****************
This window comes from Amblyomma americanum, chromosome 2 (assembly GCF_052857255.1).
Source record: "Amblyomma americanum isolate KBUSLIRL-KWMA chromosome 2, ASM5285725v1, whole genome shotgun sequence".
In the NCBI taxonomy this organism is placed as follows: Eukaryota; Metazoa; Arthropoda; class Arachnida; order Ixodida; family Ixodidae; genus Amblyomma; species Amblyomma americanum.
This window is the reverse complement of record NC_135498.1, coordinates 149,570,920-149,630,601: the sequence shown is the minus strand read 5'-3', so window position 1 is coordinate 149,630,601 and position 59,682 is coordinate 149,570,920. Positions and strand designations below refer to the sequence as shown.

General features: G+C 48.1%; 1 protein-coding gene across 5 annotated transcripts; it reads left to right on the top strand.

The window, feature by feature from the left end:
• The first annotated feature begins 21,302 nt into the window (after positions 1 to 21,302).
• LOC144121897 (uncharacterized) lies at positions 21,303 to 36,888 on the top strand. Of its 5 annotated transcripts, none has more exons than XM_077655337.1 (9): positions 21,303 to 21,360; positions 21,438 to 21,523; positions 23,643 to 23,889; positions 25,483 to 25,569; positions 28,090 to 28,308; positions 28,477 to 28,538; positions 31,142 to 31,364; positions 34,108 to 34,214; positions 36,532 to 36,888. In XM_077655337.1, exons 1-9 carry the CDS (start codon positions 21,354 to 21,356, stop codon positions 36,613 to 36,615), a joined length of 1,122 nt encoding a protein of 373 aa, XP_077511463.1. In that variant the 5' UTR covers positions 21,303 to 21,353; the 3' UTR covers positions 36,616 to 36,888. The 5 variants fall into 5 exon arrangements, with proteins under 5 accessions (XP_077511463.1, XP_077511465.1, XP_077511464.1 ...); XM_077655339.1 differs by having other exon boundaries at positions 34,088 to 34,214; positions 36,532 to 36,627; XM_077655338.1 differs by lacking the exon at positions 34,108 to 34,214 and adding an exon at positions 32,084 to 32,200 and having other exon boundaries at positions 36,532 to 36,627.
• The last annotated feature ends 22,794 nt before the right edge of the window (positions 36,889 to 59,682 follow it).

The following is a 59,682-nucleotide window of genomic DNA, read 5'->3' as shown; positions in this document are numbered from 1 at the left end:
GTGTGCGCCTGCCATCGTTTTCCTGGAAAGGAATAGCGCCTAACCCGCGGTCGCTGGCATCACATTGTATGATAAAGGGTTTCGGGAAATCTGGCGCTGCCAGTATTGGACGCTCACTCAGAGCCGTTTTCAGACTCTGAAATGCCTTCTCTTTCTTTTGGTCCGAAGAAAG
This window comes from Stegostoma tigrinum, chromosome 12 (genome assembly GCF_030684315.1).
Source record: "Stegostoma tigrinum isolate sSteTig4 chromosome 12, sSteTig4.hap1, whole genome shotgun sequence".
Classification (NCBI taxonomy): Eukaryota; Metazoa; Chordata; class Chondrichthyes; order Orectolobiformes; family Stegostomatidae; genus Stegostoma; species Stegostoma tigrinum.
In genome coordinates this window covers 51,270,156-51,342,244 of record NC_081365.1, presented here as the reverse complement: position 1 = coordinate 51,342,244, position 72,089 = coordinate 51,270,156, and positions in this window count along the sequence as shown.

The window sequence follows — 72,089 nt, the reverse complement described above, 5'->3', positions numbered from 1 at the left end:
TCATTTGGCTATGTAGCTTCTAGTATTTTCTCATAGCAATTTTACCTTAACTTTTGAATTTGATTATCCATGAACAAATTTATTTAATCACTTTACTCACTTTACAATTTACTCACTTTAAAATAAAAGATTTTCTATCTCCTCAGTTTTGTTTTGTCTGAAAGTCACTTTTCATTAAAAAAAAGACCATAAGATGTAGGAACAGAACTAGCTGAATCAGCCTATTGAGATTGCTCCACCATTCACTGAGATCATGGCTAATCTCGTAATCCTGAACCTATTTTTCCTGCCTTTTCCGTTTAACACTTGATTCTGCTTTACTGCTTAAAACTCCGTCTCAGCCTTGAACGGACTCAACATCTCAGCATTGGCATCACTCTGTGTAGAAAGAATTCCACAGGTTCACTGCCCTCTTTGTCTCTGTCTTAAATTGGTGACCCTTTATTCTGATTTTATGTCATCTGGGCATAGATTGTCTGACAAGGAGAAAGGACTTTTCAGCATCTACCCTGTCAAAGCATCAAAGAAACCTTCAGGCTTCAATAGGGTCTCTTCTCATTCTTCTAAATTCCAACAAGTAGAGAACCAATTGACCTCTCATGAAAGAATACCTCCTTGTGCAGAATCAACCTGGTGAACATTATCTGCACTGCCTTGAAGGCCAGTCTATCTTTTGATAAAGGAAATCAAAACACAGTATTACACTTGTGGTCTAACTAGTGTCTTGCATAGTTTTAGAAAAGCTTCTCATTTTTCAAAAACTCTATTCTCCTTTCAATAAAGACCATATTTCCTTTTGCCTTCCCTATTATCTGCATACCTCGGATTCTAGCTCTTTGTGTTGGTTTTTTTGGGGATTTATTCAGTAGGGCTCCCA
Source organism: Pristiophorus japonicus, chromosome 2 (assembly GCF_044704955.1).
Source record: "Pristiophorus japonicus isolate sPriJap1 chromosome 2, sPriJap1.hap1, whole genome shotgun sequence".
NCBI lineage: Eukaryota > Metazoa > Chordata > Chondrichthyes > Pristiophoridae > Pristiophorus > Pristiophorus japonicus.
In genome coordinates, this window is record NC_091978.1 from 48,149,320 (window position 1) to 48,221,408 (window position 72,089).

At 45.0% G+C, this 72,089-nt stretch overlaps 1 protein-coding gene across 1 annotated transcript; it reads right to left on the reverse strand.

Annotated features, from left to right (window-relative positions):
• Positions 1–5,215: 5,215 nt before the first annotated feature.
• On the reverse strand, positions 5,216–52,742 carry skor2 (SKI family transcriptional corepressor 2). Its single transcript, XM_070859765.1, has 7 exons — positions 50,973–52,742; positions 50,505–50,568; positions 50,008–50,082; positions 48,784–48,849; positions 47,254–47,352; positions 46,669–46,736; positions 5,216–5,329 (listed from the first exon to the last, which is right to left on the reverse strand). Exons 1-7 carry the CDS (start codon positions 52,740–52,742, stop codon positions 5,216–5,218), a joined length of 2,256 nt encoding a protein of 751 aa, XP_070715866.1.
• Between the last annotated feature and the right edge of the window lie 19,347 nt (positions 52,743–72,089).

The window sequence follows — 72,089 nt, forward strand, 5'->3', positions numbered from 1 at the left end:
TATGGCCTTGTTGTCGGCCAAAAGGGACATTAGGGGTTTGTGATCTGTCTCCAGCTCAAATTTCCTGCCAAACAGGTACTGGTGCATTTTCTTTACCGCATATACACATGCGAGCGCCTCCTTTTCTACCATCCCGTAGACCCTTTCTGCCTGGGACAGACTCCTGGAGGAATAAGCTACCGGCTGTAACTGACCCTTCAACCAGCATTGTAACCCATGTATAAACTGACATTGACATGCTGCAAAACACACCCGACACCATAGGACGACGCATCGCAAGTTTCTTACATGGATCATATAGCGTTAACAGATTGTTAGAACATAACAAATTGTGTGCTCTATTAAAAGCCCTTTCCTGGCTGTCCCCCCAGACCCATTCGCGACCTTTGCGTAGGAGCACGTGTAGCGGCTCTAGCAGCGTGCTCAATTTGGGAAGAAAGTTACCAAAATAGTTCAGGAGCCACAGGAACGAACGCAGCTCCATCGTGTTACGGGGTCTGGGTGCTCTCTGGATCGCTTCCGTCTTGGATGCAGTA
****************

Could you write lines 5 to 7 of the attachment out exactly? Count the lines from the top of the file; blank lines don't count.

General features: G+C 48.1%; 1 protein-coding gene across 5 annotated transcripts; it reads left to right on the top strand.

The window, feature by feature from the left end:
• The first annotated feature begins 21,302 nt into the window (after positions 1 to 21,302).